Further details of the Regulations are set out in Attachment A.

The Act does not specify any conditions that need to be met before the power to make the Regulations may be exercised.

The Regulations are a legislative instrument for the purposes of the Legislation Act 2003.

Services Australia undertook consultation with the Department of Health and Australian Hearing Services.  Services Australia also undertook consultation with the Australian Bureau of Statistics for the purposes of the indexation clause. Broader consultation was considered unnecessary as the proposed Regulations would be of a minor machinery nature and would not substantially alter existing arrangements. 

The Regulations commence on 1 October 2019.

 

Statement of Compatibility with Human Rights

Prepared in accordance with Part 3 of the Human Rights (Parliamentary Scrutiny) Act 2011

Australian Hearing Services Regulations 2019

This Legislative Instrument is compatible with the human rights and freedoms recognised or declared in the international instruments listed in section 3 of the Human Rights (Parliamentary Scrutiny) Act 2011.

Overview of the Legislative Instrument

The Regulations remake, improve and update the Australian Hearing Services Regulations 1992 by repealing redundant provisions, lessening the regulatory burden on individuals and services providers, and updating the language of the provisions and, to an extent, the costs and thresholds for the Authority.

 

Human rights implications

This Legislative Instrument does not engage any of the applicable rights or freedoms.

Conclusion

This Legislative Instrument is compatible with human rights as it does not raise any human rights issues. 

 

The overarching purpose of the hearing services legislation is to improve accessibility of hearing services for most vulnerable people by providing access to hearing services and assistive hearing technology for eligible people.  This supports Article 12 of the International Convention on Economic, Social and Cultural Rights regarding the right of everyone to the enjoyment of the highest attainable standard of physical and mental health.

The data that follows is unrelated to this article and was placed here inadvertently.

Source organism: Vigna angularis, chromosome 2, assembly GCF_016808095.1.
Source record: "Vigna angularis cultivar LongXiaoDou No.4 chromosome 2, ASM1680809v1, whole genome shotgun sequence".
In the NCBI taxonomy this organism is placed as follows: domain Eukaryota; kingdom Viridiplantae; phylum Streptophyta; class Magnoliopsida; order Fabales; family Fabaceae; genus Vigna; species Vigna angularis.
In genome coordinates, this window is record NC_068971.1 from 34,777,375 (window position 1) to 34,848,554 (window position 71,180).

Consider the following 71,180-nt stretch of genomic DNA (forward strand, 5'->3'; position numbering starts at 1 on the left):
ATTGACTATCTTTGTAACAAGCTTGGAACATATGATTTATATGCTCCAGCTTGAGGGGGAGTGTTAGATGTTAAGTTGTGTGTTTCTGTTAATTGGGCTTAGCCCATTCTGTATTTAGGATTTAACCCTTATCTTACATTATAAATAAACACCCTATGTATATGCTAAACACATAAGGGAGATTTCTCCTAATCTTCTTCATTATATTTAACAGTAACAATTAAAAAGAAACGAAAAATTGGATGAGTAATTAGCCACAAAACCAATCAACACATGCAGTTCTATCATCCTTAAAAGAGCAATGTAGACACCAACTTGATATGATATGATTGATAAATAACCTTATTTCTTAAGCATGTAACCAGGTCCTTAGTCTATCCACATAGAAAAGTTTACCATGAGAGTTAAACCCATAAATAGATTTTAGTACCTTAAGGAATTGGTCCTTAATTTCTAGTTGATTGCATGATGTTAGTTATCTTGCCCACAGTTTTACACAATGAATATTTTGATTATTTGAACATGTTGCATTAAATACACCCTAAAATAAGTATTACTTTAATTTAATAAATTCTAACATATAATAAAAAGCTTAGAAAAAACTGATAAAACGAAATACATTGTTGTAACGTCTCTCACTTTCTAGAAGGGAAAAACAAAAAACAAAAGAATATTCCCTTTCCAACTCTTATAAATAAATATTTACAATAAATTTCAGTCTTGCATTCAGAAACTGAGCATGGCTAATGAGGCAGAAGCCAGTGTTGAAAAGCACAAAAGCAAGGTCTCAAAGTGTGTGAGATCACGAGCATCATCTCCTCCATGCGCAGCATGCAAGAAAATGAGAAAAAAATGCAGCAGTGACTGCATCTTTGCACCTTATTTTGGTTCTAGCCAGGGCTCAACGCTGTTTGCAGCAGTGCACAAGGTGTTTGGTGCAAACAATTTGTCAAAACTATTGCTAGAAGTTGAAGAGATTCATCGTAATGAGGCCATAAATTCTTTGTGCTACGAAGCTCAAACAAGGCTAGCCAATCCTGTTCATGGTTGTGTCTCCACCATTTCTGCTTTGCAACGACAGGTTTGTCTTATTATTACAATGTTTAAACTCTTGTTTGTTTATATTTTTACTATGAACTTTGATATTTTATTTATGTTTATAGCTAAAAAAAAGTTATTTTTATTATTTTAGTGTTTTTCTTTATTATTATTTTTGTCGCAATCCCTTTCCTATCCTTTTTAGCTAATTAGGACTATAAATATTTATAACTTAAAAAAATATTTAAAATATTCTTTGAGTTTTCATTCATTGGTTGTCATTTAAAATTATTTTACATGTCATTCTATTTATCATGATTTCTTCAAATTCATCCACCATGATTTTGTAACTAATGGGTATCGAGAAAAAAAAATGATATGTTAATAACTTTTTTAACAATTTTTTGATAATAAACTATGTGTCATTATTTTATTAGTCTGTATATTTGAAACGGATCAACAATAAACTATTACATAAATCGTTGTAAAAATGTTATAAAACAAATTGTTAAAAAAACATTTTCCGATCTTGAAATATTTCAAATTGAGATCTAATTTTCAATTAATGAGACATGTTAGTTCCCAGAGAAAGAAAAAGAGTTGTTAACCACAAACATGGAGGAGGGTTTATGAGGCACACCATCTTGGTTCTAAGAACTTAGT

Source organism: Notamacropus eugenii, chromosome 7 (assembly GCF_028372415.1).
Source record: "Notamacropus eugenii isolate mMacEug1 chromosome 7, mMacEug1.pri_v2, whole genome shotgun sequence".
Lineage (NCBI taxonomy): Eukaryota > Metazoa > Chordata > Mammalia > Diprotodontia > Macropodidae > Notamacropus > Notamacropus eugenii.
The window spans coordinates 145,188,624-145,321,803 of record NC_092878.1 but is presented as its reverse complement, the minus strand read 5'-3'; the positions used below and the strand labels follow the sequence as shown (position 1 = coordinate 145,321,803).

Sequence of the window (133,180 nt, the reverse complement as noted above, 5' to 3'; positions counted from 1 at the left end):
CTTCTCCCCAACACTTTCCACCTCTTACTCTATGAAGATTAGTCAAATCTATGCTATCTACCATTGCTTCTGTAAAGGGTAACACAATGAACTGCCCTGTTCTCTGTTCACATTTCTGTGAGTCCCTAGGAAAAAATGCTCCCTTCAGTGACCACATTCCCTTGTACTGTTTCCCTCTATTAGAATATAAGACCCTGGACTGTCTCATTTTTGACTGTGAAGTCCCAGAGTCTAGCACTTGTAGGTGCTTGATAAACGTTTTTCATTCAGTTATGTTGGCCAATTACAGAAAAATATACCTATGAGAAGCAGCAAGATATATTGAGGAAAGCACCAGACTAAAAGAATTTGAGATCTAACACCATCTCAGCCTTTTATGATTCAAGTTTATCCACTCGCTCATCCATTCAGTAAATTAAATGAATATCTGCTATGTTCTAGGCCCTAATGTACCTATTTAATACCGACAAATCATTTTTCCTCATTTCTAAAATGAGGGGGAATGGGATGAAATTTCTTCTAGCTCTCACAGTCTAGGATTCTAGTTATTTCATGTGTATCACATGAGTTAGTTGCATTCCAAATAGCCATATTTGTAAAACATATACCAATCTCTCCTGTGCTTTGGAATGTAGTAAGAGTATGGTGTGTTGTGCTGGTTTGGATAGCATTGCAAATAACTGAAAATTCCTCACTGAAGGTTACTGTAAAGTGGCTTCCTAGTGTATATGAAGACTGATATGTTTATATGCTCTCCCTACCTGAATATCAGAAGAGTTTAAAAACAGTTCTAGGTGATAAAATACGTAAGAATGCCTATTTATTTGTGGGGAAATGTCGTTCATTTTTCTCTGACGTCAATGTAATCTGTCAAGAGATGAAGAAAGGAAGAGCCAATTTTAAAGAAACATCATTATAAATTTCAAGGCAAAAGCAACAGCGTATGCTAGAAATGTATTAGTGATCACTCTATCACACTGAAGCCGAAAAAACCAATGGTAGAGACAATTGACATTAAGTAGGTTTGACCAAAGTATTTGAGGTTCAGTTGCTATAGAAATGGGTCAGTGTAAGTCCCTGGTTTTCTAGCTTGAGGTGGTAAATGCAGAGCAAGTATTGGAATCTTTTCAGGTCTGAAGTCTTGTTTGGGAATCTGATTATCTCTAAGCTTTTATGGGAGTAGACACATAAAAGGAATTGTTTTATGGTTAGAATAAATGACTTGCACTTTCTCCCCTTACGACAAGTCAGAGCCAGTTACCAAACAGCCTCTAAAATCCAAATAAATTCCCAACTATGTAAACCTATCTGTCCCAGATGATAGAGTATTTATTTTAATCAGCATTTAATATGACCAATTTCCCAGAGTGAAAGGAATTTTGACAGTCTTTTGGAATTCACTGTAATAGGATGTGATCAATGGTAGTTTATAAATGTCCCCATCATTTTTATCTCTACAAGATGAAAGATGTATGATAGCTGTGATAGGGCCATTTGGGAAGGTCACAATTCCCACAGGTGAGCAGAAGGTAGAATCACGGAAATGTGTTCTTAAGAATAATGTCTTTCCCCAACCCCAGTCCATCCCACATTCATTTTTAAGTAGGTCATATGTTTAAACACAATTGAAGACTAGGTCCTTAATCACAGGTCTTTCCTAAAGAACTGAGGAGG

ATTACHMENT A

Details of the Australian Hearing Services Regulations 2019

This Attachment sets out further details of the Regulations. All references are to the Regulations unless otherwise stated. References to a ‘corresponding provision’ are to the corresponding provision in the Australian Hearing Services Regulations 1992, as identified by the finding table at Attachment B.

Changes of a minor or machinery nature, such as the increased use of definitions, changes to section titles and references to ‘section’ rather than ‘regulation’ in accordance with modern drafting practices, are generally not specifically identified in this Attachment. Where the Regulations make changes that require further explanation, these are identified and explained in this Attachment.

ATTACHMENT A

Details of the proposed Australian Hearing Services Regulations 2019

Part 1 - Preliminary

Section 1 – Name of Regulation

This section provides that the title of the proposed Regulations is the Australian Hearing Services Regulations 2019.

Section 2 – Commencement

This section provides that the proposed Regulations commence on 1 October 2019.

Section 3 – Authority

This section provides that the proposed Regulations are made under the Australian Hearing Services Act 1991.

Section 4 – Schedules

This section provides that each instrument that is specified in a Schedule to the Regulations is amended or repealed as set out in the applicable items in the Schedule concerned, and any other item in a Schedule to the Regulations has effect according to its terms.

Section 5 – Definitions

This section contains defined terms used in the Regulations. Several definitions have been removed as no longer necessary, or incorporated into this section from the text of other sections of the Australian Hearing Services Regulations 1992.

The definition of ‘chargeable day’ is incorporated into this section.  Other definitions, ‘acoustic laboratory’, ‘hearing aid services charge’, and ‘person’ are no longer needed as they are either defined in the Part of the Regulations in which they are used, or they are referred to in terms of the full definition (as used in the Australian Hearing Services Regulations 1992) in the relevant part of the Regulations.